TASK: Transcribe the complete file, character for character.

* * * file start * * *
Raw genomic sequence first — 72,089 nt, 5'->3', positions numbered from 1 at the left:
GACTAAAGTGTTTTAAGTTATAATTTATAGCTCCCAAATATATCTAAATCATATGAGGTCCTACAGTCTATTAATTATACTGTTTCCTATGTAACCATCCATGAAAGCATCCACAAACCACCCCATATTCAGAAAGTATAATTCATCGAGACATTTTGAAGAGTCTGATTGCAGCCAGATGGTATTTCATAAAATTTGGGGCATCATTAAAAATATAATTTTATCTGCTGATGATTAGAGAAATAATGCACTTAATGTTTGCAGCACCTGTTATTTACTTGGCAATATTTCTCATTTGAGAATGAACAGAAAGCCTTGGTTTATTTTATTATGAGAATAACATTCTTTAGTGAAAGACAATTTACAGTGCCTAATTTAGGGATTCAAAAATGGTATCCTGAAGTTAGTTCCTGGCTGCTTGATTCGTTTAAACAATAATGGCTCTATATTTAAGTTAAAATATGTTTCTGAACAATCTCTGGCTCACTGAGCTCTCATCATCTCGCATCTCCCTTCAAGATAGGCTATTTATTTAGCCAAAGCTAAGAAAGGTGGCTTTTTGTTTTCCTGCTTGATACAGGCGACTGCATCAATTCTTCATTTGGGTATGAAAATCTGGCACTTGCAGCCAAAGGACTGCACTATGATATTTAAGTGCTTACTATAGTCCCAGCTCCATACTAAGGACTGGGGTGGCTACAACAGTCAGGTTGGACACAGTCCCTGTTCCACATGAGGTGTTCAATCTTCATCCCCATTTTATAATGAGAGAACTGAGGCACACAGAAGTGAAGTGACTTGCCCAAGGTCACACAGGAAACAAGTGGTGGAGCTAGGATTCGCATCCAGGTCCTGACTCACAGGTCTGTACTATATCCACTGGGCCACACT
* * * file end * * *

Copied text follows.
Raw genomic sequence first — 72,089 nt, 5'->3', positions numbered from 1 at the left:
GACTAAAGTGTTTTAAGTTATAATTTATAGCTCCCAAATATATCTAAATCATATGAGGTCCTACAGTCTATTAATTATACTGTTTCCTATGTAACCATCCATGAAAGCATCCACAAACCACCCCATATTCAGAAAGTATAATTCATCGAGACATTTTGAAGAGTCTGATTGCAGCCAGATGGTATTTCATAAAATTTGGGGCATCATTAAAAATATAATTTTATCTGCTGATGATTAGAGAAATAATGCACTTAATGTTTGCAGCACCTGTTATTTACTTGGCAATATTTCTCATTTGAGAATGAACAGAAAGCCTTGGTTTATTTTATTATGAGAATAACATTCTTTAGTGAAAGACAATTTACAGTGCCTAATTTAGGGATTCAAAAATGGTATCCTGAAGTTAGTTCCTGGCTGCTTGATTCGTTTAAACAATAATGGCTCTATATTTAAGTTAAAATATGTTTCTGAACAATCTCTGGCTCACTGAGCTCTCATCATCTCGCATCTCCCTTCAAGATAGGCTATTTATTTAGCCAAAGCTAAGAAAGGTGGCTTTTTGTTTTCCTGCTTGATACAGGCGACTGCATCAATTCTTCATTTGGGTATGAAAATCTGGCACTTGCAGCCAAAGGACTGCACTATGATATTTAAGTGCTTACTATAGTCCCAGCTCCATACTAAGGACTGGGGTGGCTACAACAGTCAGGTTGGACACAGTCCCTGTTCCACATGAGGTGTTCAATCTTCATCCCCATTTTATAATGAGAGAACTGAGGCACACAGAAGTGAAGTGACTTGCCCAAGGTCACACAGGAAACAAGTGGTGGAGCTAGGATTCGCATCCAGGTCCTGACTCACAGGTCTGTACTATATCCACTGGGCCACACT